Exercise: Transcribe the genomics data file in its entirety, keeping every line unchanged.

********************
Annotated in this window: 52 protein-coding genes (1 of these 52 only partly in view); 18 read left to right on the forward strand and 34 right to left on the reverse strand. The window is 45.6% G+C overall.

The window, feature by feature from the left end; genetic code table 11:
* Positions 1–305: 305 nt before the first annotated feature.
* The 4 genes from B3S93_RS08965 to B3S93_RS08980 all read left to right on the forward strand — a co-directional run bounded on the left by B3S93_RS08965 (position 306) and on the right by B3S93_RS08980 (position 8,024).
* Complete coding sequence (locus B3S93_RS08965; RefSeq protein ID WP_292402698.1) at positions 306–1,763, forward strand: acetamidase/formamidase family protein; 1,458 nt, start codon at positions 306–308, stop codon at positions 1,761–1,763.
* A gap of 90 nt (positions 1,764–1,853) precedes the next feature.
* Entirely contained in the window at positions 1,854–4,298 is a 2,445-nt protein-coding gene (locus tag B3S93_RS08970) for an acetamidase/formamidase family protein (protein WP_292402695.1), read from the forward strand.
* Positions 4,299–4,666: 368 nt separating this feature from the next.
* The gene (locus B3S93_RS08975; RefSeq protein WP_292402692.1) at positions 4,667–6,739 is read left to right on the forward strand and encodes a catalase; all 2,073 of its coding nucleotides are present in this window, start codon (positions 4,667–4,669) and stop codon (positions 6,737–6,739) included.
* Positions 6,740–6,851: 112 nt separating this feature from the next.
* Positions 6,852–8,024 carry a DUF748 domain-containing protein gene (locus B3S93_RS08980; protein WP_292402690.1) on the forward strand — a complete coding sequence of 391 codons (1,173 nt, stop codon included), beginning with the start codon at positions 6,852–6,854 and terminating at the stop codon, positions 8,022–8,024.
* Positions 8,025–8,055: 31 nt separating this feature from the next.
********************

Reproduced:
Annotated in this window: 52 protein-coding genes (1 of these 52 only partly in view); 18 read left to right on the forward strand and 34 right to left on the reverse strand. The window is 45.6% G+C overall.

The window, feature by feature from the left end; genetic code table 11:
* Positions 1–305: 305 nt before the first annotated feature.
* The 4 genes from B3S93_RS08965 to B3S93_RS08980 all read left to right on the forward strand — a co-directional run bounded on the left by B3S93_RS08965 (position 306) and on the right by B3S93_RS08980 (position 8,024).
* Complete coding sequence (locus B3S93_RS08965; RefSeq protein ID WP_292402698.1) at positions 306–1,763, forward strand: acetamidase/formamidase family protein; 1,458 nt, start codon at positions 306–308, stop codon at positions 1,761–1,763.
* A gap of 90 nt (positions 1,764–1,853) precedes the next feature.
* Entirely contained in the window at positions 1,854–4,298 is a 2,445-nt protein-coding gene (locus tag B3S93_RS08970) for an acetamidase/formamidase family protein (protein WP_292402695.1), read from the forward strand.
* Positions 4,299–4,666: 368 nt separating this feature from the next.
* The gene (locus B3S93_RS08975; RefSeq protein WP_292402692.1) at positions 4,667–6,739 is read left to right on the forward strand and encodes a catalase; all 2,073 of its coding nucleotides are present in this window, start codon (positions 4,667–4,669) and stop codon (positions 6,737–6,739) included.
* Positions 6,740–6,851: 112 nt separating this feature from the next.
* Positions 6,852–8,024 carry a DUF748 domain-containing protein gene (locus B3S93_RS08980; protein WP_292402690.1) on the forward strand — a complete coding sequence of 391 codons (1,173 nt, stop codon included), beginning with the start codon at positions 6,852–6,854 and terminating at the stop codon, positions 8,022–8,024.
* Positions 8,025–8,055: 31 nt separating this feature from the next.